Note: Back in my 'mind like a fortress' days, I really waged war on people telling you you can't do something - but as a side note in my more milder days (12 months later), I'd like to add that getting constructive advice on how to do it is awesome, like Green Thai Curries on a Phuket Beach.
If you have not been reading this blog since the start, you can (if you like) click here and acquaint yourself with my early brilliance. Or you can simply blink your eyes and say over and over "there is no place like Shambhala", and you, the tin man, the lion and the scarecrow will be transported to Panda Land.
If this fails, all is lost - stock up on cans of food and build an underground bunker. Or buy some ruby shoes, and rinse and repeat.
In said Inner Panda article, I ramble about not following the proverbial herd, like pandas (eating bamboo shoots however is optional)... and trusting your inner compass and taking advice offered as simply options for the inner panda to decide upon.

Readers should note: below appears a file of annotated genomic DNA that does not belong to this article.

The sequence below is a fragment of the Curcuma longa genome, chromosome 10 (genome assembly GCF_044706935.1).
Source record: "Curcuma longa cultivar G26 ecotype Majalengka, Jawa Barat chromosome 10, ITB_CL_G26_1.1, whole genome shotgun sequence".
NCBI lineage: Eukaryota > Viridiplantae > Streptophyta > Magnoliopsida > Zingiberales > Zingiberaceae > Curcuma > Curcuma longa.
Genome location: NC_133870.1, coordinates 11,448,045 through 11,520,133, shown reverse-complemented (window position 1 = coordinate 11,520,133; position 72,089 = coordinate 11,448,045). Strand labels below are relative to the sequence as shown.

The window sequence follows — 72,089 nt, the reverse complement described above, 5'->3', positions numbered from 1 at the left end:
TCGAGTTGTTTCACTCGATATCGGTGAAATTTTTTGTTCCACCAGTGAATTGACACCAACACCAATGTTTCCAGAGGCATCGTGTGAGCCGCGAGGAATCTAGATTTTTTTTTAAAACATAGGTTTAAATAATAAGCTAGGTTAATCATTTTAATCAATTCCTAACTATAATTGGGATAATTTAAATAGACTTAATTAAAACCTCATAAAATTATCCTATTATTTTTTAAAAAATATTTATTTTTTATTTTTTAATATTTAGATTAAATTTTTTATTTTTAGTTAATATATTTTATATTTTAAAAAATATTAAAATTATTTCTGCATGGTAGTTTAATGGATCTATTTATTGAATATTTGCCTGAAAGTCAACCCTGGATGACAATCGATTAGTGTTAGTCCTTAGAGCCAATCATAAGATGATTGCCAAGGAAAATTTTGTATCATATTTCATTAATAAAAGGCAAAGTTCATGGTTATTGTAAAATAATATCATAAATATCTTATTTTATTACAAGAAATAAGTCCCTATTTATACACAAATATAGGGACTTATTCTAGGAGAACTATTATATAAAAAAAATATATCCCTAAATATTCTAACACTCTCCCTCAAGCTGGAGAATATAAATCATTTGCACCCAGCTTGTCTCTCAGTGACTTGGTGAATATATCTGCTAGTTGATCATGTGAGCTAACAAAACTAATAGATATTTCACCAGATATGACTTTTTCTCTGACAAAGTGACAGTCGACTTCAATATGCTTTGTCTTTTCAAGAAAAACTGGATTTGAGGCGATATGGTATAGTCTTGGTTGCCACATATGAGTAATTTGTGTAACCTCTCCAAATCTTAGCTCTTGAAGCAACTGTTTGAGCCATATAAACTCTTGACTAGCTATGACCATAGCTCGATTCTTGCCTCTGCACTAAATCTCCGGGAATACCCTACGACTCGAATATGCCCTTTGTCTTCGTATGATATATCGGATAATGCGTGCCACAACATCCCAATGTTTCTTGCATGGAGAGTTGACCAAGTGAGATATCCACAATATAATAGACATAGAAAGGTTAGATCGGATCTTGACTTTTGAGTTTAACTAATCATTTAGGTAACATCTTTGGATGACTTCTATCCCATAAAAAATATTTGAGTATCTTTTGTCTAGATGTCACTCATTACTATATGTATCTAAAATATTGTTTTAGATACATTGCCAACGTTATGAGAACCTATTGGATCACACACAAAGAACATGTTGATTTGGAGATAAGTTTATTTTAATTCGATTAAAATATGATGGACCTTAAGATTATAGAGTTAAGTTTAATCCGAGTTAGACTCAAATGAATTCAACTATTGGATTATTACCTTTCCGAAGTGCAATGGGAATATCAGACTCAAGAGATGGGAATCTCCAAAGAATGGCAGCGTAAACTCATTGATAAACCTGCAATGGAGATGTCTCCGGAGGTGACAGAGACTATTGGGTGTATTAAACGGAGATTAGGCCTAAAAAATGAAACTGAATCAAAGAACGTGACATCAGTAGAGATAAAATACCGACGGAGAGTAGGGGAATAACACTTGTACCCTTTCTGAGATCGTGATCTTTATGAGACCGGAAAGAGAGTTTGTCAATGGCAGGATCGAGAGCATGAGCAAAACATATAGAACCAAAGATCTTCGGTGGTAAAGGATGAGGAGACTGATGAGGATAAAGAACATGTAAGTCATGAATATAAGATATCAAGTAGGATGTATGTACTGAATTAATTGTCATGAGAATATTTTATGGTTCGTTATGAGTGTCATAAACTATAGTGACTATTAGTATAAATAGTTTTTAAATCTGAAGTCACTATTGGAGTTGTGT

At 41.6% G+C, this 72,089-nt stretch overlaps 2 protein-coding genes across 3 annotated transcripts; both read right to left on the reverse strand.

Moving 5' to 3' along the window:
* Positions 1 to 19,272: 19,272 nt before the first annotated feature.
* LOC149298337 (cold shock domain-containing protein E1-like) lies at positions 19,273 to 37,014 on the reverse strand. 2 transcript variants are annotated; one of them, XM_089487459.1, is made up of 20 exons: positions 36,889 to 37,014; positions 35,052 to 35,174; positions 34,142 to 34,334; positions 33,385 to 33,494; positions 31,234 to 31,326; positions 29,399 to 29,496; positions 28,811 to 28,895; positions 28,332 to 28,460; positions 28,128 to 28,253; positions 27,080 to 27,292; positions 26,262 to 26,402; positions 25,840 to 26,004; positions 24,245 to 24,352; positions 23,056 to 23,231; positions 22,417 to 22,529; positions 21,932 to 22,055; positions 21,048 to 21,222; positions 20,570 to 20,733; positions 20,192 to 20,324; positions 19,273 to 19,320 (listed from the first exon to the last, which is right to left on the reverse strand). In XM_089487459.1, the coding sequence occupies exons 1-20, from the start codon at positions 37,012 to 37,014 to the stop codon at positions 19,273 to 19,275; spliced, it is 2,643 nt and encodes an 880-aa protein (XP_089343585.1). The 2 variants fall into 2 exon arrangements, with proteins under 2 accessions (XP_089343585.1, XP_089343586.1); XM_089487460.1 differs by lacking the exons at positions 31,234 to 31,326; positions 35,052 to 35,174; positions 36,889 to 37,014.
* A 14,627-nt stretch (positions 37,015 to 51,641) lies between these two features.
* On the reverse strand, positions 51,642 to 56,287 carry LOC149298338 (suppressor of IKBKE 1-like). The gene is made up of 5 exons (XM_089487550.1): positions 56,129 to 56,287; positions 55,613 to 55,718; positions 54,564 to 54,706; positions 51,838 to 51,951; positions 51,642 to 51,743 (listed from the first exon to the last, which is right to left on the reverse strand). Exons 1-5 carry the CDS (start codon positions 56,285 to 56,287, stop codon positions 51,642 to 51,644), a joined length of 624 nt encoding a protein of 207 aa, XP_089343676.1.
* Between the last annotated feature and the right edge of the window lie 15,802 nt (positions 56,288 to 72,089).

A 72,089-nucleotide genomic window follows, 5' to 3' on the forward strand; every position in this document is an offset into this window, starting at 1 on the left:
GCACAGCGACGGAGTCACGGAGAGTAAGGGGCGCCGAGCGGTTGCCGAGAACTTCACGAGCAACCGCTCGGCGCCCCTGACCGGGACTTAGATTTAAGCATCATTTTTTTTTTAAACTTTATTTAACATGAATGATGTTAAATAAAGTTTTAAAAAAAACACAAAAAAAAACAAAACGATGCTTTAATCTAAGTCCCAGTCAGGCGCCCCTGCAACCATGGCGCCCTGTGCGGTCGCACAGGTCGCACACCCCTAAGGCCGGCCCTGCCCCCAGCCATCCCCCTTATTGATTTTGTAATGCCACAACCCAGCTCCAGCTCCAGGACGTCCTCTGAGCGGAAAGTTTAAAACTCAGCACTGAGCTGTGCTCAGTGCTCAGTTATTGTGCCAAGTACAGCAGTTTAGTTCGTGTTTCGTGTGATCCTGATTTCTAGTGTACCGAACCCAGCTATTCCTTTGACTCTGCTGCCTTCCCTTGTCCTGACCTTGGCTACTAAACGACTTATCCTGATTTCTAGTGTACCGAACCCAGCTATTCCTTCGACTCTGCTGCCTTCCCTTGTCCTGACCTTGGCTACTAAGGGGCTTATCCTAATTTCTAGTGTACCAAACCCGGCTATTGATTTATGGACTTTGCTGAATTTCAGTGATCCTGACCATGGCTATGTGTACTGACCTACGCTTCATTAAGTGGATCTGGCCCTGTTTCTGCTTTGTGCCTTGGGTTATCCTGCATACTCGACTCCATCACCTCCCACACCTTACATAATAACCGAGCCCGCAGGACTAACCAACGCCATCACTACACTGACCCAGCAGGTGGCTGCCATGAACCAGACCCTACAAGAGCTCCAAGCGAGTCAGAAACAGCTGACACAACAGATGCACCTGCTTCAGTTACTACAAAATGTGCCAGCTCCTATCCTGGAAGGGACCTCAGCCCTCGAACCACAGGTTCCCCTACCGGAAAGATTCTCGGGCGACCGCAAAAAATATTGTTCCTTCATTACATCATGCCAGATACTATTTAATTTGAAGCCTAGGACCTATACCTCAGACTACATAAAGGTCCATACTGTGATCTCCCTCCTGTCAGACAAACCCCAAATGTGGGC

(If I had followed the advice on the Internet forums, for example, I would never have written the greatest book you'll ever read, let alone self-published it. And lots of kids would have grown up not knowing who Ebben or Ariella-Maria are.)
For those slightly older than me, you might remember the game lemmings. If you didn't build a block, those cute little stupid things would walk off the cliff together and die. Lemmings Heaven is really crowded, but occasionally they fall off the clouds, too.
Don't be a lemming. Be a panda. And be good to your mother.
Anyway, click here for a video I made that graphically demonstrates the dangers of following a friend's advice without thinking twice. (And you know it's good advice when it rhymes.) Watch it, and learn from it.
If you haven't bought it yet, you should. Maybe twice - or thrice. It is called 'The Last King of Shambhala' - and you can read what it is about by clicking here or simply buying the book and eating the pages with bamboo shoots. :-)